Massive opposition protests in the past helped bring about a brief coup against Chavez in 2002, but he returned after a 36-hour detention when the military swung behind him and supporters poured onto the streets.

You May Like

Video In US, Columbus Day Still Generates Controversy

Holiday marks date Columbus discovered Americas, but some are offended by legacy because he enslaved many natives he encountered More

Video Through Sports, Austria Tries to Give Migrants Traction

With 85,000 people expected to claim asylum in Austria this year, its government has made integration through joint physical activities a key objective More

Video Kickboxing Champion Shares Sport With Young Migrants

Pouring into Europe by hundreds of thousands, some migrants, especially youngsters, are finding sports a way to integrate into new host countries More

This forum has been closed.
There are no comments in this forum. Be first and add one

Featured Videos

Your JavaScript is turned off or you have an old version of Adobe's Flash Player. Get the latest Flash player.
Amnesty Accuses Saudi Coalition of ‘War Crimes’ in Yemeni
Henry Ridgwell
October 12, 2015 4:03 PM
The human rights group Amnesty International has accused the Saudi-led coalition of war crimes in airstrikes against Houthi rebels in Yemen. Henry Ridgwell reports the group says hundreds of civilians have been killed in strikes on residential areas.

Video Amnesty Accuses Saudi Coalition of ‘War Crimes’ in Yemen

The human rights group Amnesty International has accused the Saudi-led coalition of war crimes in airstrikes against Houthi rebels in Yemen. Henry Ridgwell reports the group says hundreds of civilians have been killed in strikes on residential areas.

Video No Resolution in Sight to US House Speaker Drama

Uncertainty grips the U.S. Congress, where no consensus replacement has emerged to succeed Republican House Speaker John Boehner after his surprise resignation announcement. Half of Congress is effectively leaderless weeks before America risks defaulting on its national debt and enduring another partial government shutdown.

Video New Art Exhibit Focuses on Hope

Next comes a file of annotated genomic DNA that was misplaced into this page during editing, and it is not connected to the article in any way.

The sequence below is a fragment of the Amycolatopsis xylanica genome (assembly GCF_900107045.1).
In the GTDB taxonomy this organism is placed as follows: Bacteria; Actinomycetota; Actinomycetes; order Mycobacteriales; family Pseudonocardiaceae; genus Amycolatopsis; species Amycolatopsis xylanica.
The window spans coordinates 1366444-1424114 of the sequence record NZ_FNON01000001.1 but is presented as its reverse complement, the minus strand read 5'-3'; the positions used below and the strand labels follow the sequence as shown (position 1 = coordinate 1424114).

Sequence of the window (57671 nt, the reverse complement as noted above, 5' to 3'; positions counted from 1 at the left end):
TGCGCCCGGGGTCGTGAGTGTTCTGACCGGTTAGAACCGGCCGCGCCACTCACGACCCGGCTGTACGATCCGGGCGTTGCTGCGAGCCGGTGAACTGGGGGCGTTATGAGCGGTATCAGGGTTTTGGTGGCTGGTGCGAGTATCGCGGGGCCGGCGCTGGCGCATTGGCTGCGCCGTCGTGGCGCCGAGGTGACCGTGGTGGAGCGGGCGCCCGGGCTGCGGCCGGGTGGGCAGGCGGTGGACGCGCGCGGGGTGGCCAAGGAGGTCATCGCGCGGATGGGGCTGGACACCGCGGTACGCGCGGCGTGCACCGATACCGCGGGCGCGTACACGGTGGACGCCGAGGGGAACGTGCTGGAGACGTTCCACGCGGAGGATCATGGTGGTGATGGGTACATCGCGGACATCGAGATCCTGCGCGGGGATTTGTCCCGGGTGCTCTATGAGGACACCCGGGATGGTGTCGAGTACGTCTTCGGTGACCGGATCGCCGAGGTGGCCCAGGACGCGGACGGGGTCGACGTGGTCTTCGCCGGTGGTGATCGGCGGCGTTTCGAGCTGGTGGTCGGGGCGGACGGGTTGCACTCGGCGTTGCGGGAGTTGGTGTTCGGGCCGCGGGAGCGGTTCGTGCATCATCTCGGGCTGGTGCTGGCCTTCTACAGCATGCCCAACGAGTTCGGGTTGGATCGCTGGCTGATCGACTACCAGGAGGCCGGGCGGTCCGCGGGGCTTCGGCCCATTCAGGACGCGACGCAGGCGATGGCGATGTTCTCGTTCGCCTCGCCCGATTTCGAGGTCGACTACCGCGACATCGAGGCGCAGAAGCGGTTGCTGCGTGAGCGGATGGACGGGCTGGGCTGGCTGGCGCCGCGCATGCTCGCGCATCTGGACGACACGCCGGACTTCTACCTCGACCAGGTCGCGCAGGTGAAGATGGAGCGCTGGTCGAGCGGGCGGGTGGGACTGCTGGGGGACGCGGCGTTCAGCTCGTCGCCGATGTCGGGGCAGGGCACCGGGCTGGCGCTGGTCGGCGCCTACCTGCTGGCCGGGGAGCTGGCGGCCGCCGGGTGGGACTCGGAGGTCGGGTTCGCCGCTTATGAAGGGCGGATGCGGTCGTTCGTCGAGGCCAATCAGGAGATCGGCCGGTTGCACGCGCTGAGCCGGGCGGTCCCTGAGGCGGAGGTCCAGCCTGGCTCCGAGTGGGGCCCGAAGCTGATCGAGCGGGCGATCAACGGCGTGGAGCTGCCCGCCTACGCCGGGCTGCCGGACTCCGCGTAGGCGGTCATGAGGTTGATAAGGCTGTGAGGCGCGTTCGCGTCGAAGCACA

Out of struggle and despair often comes hope. That idea is behind a new art exhibit at the American Visionary Art Museum in Baltimore, Maryland. "The Big Hope Show" features 25 artists, some of whom overcame trauma and loss. VOA’s Deborah Block reports.

Video Columbus Day Still Generates Controversy as US Holiday

The second Monday of October is Columbus Day in the United States, honoring explorer Christopher Columbus and his discovery of the Americas. The achievement is a source of pride for many, but for some the holiday is marked by controversy. Adrianna Zhang has more.

Video Anger Simmers as Turks Begin to Bury Blast Victims

The Turkish army carried out new air strikes on Kurdistan Workers Party (PKK) targets on Sunday, a day after the banned group announced a unilateral cease fire. The air raids apparently are in retaliation for the Saturday bombing in Turkey's capital Ankara that killed at least 95 people and wounded more than 200 others. But as Zlatica Hoke reports, there are suspicions that Islamic State is involved.

Video Bombings a Sign of Turkey’s Deep Troubles

Turkey has begun a three-day period of mourning following Saturday’s bomb attacks in the capital, Ankara, that killed nearly 100 people. With contentious parliamentary elections three weeks away, the attacks highlight the challenges Turkey is facing as it struggles with ethnic friction, an ongoing migrant crisis, and growing tensions with Russia. VOA Europe correspondent Luis Ramirez reports.

Video Afghanistan’s Progress Aided by US Academic Center